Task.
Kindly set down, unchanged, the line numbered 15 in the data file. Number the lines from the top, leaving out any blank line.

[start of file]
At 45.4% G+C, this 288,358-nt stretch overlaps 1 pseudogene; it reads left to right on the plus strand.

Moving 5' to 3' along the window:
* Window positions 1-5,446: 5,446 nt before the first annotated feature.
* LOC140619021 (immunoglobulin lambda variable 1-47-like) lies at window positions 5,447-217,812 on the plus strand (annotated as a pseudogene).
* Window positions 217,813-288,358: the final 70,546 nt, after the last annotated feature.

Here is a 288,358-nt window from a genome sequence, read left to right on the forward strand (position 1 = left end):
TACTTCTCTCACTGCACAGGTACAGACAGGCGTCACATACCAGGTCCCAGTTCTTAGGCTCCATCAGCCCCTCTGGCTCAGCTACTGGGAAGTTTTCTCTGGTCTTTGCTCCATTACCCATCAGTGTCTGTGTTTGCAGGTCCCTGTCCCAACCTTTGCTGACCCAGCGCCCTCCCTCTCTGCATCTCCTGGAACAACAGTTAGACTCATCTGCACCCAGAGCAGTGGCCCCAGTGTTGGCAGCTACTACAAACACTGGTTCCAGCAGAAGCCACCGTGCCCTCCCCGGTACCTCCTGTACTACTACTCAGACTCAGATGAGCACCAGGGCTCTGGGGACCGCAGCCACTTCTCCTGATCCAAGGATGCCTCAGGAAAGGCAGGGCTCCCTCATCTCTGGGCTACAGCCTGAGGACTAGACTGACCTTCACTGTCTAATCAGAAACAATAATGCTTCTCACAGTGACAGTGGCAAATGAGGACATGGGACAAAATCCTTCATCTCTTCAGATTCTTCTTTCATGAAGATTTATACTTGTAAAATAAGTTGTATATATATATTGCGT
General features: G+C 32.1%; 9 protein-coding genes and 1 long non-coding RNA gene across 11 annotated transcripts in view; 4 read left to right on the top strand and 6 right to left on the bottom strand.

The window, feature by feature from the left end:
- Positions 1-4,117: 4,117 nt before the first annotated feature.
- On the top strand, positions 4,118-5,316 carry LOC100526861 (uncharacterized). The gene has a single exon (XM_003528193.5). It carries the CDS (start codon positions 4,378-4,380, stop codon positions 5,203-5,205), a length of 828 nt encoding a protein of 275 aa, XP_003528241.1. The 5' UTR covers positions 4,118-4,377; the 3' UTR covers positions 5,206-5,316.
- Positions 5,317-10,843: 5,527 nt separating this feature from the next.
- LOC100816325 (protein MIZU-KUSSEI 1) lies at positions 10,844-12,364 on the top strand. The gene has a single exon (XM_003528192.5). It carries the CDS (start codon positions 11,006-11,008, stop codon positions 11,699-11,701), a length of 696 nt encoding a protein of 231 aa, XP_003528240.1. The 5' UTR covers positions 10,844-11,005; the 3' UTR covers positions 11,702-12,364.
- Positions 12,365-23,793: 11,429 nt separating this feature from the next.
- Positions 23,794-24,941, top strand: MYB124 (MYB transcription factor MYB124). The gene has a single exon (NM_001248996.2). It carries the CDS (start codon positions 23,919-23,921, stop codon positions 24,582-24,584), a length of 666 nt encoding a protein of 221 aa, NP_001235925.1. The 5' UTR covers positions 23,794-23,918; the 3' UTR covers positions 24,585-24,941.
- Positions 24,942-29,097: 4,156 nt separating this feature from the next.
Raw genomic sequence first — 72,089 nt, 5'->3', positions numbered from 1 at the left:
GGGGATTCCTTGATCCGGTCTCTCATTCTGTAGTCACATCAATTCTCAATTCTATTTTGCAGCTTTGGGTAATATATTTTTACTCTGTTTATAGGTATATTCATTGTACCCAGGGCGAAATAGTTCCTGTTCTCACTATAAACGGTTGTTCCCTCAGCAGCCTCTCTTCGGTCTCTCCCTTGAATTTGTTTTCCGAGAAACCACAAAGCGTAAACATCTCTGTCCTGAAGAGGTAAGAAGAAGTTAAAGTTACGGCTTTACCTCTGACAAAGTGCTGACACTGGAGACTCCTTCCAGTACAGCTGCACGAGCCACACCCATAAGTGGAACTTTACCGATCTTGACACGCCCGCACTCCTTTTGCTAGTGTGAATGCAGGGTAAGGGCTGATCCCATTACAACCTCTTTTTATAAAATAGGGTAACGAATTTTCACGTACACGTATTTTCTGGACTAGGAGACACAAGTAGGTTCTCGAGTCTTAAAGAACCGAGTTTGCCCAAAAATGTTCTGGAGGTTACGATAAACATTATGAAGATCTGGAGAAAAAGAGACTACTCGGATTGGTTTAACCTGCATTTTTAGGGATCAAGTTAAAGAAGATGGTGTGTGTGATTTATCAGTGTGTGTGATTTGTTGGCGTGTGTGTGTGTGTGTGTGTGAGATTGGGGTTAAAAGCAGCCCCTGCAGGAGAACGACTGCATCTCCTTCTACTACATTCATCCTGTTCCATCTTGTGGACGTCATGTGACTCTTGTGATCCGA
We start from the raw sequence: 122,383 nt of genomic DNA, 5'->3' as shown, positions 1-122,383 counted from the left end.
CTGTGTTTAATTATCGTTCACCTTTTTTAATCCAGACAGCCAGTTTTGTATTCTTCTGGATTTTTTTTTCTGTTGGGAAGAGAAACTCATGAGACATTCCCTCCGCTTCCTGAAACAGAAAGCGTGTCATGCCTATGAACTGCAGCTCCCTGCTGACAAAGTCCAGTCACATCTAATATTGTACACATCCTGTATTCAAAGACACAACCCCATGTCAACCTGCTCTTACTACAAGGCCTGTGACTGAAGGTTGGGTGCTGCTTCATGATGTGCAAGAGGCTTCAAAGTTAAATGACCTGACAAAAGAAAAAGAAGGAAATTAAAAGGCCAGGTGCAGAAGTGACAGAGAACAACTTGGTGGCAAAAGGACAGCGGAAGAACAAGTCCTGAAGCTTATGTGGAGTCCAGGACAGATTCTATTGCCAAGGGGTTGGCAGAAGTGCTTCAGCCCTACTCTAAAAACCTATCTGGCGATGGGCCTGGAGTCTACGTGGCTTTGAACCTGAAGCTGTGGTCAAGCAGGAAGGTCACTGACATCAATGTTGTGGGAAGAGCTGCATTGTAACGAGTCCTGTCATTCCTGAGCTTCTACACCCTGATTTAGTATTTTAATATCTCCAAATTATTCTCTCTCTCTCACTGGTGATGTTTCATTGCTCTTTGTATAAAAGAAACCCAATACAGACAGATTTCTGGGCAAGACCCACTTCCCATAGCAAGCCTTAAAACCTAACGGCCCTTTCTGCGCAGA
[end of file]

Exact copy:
- Positions 23,794-24,941, top strand: MYB124 (MYB transcription factor MYB124). The gene has a single exon (NM_001248996.2). It carries the CDS (start codon positions 23,919-23,921, stop codon positions 24,582-24,584), a length of 666 nt encoding a protein of 221 aa, NP_001235925.1. The 5' UTR covers positions 23,794-23,918; the 3' UTR covers positions 24,585-24,941.